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Bishop, J. Leander (John Leander), 1820-1868 / A history of American manufactures from 1608 to 1860 : exhibiting the origin and growth of the principal mechanic arts and manufactures, from the earliest colonial period to the adoption of the Constitution : and comprising annals of the industry of the United States in machinery, manufactures and useful arts, with a notice of the important inventions, tariffs, and the results of each decennial census
Volume 3 (1868)

The great iron works of the United States,   pp. 475-495


Page 476

GREAT IRON WORKS IN THE UNITED STATES.
having been built in 1840, the second in 1842, the third in 1846, and
the remaining two in 1850. The first three are forty-seven feet high,
but of different bosh widths-namely, eleven, thirteen, and sixteen feet.
The last two are eighteen feet wide by fifty-five feet high, and are
blown by four engines. The principal one, built by I. P. Morris &
Co., has a steam cylinder fifty-eight inches in diameter, and a blowing
cylinder ninety-three inches, both ten feet stroke of piston. The beam
of this engine works on a column of cast-iron thirty feet high, and the
whole is set upon a heavy cast-iron bed plate. In 1862 the five fur-
naces made nearly fifty thousand tons of anthracite iron. The Super-
intendent or manager of these Works is Mr. JOHN THOMAS, a son of
the gentleman who is accredited with having been the first who intro-
duced successfully the use of anthracite coal in the manufacture of iron.
This was accomplished in Wales, by David Thomas, in 1837 ; and in
June, 1839, he superintended the blowing in the Pioneer Anthracite
Furnace in Pottsville, the first of the kind in America. When we
reflect that now sixty per cent. of all the iron made in the United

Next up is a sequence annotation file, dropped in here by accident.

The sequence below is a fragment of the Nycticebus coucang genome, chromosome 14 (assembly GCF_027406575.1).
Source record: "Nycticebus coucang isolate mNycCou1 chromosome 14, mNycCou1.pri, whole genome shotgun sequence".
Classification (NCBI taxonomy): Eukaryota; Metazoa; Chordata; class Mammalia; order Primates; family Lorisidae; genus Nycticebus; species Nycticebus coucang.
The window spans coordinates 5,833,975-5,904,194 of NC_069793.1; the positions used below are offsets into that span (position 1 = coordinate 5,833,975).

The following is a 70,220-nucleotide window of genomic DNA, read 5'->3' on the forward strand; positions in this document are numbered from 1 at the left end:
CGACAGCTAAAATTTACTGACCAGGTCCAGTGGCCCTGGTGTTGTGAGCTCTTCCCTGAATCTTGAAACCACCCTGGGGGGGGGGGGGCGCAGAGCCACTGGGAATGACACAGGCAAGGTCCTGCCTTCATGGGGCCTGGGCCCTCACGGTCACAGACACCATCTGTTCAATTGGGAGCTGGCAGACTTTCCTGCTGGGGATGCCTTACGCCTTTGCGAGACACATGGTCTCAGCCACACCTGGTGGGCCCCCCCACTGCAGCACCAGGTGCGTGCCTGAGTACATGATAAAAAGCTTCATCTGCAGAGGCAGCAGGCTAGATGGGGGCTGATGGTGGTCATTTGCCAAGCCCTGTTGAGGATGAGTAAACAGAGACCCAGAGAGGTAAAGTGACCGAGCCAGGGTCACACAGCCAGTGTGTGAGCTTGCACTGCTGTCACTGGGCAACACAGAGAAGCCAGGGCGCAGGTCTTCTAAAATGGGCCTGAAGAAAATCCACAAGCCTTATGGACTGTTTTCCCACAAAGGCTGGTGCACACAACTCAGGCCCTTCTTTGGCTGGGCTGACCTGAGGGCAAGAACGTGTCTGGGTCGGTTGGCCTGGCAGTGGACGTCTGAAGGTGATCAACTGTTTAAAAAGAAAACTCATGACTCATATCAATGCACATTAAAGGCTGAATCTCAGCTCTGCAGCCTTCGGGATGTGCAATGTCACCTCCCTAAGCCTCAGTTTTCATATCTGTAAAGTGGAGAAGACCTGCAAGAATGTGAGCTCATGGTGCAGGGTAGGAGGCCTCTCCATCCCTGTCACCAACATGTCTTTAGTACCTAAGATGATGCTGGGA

States is anthracite, and look upon the magnificent furnates that
abound in the Lehigh and Schuylkill vallies, the name of DAVID
THOMAS stands forth as one of America's benefactors.
The Lackawanna Iron and Coal Company,
have at Scranton, in Luzerne County, very large and important works
for manufacturing Iron.
There are four Blast furnaces, built in 1848, 1852, and 1854; Nos. I
and 2 being eighteen feet each in the bosh; No. 3, nineteen feet; and
No. 4, twenty feet; all fifty feet high. They are blown by four low-
pressure beam engines; Nos. 1 and 2 having steam cylinders fifty-four
inches in diameter, and blowing cylinders eighty-six inches in diame-
ter; and Nos. 3 and 4, steam cylinders fifty-eight inches in diameter,
aid blowing cylinders ninety-three inches in diameter-all ten feet
stroke-built by I. P. Morris & Co., of Philadelphia-the steam being
generated entirely by waste heat.
Two of the furnaces, Nos. 3 and 4, are now in blast, the former of
which made, in ten months of 1862, twelve thousand six hundred and
seventeen tons; and the latter made, in 1863, fourteen thousand three
hundred and seventy-seven tons; and in twenty and a half months of
the present -blast, twenty-five thousand tons. No. 3 furnace made in
one week, in February, 1862, three hundred and seventy-five and a
half tons pig metal, the largest week's produce ever made by any An-
thracite furnace in this country.
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